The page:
1. Infinite // 2. Wego [Interlude] (feat DJ Head & Proof) // 3. It’s Okay (feat. Eye-Kyu)// 4. Tonite / / 5. 313 (feat. Eye-Kyu)// 6. Maxine (feat. 3 & Denaun Porter)// 7. Open Mic (feat. Thyme)// 8. Never Far // 9. Searchin’ // 10. Backstabber // 11. Jealousy Woes II
Eminem’s cultural impact hardly needs to be put in writing at this point. Being one of the few caucasian rappers to achieve both hiphop credibilty and career longevity. Selling 50 million albums in the USA alone. Racking up controversy. Making a lot of hits by squeezing vile punchlines and catchy hooks into one winning formula. Having had a haircut like a golden retriever’s ass. Racking up controversy. Rolling with Dre. Putting 50 Cent on the map. Disappearing from the spotlight in 2004 in order to kick his prescription medicine addiction and returning five years later without his trademark bleach blonde hair and with a brand new sound which is best described as deaf emo drillsergeant. And racking up controversy.
Before Marshall Bruce Mathers III did all of these things however he was a struggling Detroit underground rapper who was releasing his debut album Infinite on the complete non-entity Web entertainment, ran by frequent collaborators the Bass brothers, hoping that he’d sell some albums.
The Eminem you hear on Infinite is a far cry from the rapper who took the world by storm in 1999. Slim Shady, his vile sociopathic alter-ego for the uninitiated, is nowhere to be found. Allegedly he tried to be a more radio-friendly creature in order to get airplay on Detroit radiostations. Although the attemp obviously failed since no-one ever listened to Infinite until after Em blew up this most likely true since the air of tongue-in-cheek mysoginy, homophobia, self-hatred and suicidal tendencies that hang around a major label Eminem album are almost completely missing here. It’s Okay is about positivity in hard times. Never Far is a sky’s the limit-self help anthem, and a good one at that. Tonite has an unironic good times party vibe that Eminem would never do again. And Searchin’ is an ode to Kim that in fact doesn’t end in Em killing her. Also missing are the the expensive-ass Dr. Dre beats or the mostly boring-ass Marshall Mathers marching band productions his Interscope output is known for sporting. So in the place of Slim Shady and Dr. Dre we get a someone more competent version of AZ and budget east coast instrumentals courtesy of future D12 member Denaun Porter.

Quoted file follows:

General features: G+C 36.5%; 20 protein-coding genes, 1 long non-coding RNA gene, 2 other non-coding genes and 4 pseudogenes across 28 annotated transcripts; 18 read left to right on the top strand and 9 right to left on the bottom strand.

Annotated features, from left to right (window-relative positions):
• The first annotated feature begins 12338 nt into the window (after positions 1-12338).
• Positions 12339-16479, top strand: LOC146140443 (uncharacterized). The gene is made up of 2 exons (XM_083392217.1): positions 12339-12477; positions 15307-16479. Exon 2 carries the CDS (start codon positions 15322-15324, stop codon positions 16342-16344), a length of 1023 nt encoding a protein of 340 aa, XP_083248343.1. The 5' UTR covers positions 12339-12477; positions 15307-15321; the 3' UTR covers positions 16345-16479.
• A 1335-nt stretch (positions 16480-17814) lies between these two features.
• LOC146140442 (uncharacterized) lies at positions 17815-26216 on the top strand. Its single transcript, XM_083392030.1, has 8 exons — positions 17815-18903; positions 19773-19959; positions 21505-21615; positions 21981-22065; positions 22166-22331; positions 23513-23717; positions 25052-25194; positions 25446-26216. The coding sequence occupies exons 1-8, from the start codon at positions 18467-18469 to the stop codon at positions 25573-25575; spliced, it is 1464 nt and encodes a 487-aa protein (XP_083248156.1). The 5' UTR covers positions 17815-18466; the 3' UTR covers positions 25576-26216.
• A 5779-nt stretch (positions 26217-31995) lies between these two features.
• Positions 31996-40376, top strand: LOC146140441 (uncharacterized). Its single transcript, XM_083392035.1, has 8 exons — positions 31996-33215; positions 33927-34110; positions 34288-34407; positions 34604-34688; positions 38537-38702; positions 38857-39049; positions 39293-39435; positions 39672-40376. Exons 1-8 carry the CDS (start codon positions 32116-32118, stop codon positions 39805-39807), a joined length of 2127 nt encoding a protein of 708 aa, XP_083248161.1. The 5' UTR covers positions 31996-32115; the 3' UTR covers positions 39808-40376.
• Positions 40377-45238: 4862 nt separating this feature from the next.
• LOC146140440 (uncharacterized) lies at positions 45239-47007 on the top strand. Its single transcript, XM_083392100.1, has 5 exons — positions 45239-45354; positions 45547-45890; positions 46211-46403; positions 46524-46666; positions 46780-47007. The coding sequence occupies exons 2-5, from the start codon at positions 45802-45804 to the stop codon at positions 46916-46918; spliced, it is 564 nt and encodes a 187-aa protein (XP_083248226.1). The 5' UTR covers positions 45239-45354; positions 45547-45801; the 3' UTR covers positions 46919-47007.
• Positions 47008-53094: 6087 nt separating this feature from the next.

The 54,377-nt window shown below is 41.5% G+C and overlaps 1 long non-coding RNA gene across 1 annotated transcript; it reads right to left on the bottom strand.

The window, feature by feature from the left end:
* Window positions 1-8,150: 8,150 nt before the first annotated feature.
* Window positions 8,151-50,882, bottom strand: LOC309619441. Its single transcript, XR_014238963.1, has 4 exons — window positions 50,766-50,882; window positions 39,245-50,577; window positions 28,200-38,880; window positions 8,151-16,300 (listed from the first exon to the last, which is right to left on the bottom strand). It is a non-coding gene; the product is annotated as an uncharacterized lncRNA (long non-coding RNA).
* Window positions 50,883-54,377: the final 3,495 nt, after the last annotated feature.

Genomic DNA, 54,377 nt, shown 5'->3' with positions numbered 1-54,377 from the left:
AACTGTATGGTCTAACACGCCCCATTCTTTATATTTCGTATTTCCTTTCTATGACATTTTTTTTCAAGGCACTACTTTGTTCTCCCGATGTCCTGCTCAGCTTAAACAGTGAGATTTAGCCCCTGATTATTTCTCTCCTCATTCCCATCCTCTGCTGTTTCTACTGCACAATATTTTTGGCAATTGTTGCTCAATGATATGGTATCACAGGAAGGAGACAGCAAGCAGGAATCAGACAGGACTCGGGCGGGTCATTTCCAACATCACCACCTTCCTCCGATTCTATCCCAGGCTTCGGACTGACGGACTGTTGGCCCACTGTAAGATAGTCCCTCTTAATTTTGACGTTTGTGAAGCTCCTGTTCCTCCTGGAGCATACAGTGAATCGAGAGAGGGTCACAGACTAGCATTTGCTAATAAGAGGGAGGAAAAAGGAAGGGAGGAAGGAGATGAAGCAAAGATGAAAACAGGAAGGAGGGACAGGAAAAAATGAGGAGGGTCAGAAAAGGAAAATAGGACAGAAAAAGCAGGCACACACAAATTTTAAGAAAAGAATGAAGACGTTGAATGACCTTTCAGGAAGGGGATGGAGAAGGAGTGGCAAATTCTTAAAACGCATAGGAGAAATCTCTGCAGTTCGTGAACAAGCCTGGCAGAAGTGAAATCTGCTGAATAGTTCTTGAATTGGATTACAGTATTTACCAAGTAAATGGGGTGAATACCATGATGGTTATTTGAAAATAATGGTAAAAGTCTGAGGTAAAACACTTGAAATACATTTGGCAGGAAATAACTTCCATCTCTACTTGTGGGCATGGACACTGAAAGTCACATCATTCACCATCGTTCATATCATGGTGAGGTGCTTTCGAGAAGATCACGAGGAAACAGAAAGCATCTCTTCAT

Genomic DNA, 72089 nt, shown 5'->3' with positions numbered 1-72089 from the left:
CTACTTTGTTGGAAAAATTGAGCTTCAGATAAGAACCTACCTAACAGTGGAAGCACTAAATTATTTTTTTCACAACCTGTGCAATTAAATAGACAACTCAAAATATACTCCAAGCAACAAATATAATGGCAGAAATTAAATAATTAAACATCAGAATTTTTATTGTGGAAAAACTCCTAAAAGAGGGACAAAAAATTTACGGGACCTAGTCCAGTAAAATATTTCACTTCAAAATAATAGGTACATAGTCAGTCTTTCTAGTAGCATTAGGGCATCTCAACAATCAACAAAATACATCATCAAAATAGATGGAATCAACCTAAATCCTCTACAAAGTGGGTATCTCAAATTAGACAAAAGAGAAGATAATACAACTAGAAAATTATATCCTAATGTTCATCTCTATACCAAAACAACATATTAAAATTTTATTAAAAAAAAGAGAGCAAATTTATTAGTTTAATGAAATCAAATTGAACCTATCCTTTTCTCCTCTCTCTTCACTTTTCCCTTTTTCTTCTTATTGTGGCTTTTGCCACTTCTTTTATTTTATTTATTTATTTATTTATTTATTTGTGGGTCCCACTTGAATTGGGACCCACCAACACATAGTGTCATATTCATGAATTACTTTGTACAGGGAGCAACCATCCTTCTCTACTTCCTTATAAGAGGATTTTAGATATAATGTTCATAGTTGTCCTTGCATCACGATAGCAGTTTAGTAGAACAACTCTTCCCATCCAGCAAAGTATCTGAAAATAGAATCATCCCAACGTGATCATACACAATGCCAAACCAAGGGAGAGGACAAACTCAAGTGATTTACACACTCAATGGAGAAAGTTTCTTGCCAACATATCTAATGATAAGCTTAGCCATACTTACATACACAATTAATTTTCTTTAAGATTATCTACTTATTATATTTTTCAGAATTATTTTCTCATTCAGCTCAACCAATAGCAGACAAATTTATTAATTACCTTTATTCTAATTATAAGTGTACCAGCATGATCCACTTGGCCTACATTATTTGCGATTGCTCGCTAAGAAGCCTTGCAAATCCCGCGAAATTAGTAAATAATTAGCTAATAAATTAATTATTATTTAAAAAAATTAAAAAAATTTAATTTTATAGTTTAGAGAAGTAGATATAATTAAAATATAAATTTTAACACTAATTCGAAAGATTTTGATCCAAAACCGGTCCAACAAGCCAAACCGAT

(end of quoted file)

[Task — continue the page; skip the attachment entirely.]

Although Em’s content is completely different from what we’re used to hearing from him his multisyllabic rhymes and internal rhyme scheme had already been fully developed on Infinite. Although this version of Marshall pales in comparison to Slim Shady when it’s entertainment value that’s concerned, he is still miles ahead of whoever is on the radio at the moment. Eminem isn’t at fault for the album’s failiure. Denaun Porter, who allegedly produced all of Infinite, produces some impeccable but not very interesting imitations of what was popular in hiphop in ’96. Some east coast boom-bap, some west coast g-funk and even some TLC-styled faux-R&B on Tonite.
Nothing on here is unpleasant to listen to, nor is there anything that warrants many repeated listens. Everything is everything and lack of consistency certainly isn’t Infinite’s issue. I recommend this album to Marshall Mathers die hard fans only.
Never 2 Far
Marshall Mathers fanatics should check this out to get a glimpse of a younger Eminem who hadn’t quite found his voice yet. Casual music fans are best to skip this chapter of his career entirely. Although it isn’t entirely horrible it’s not exactly good either.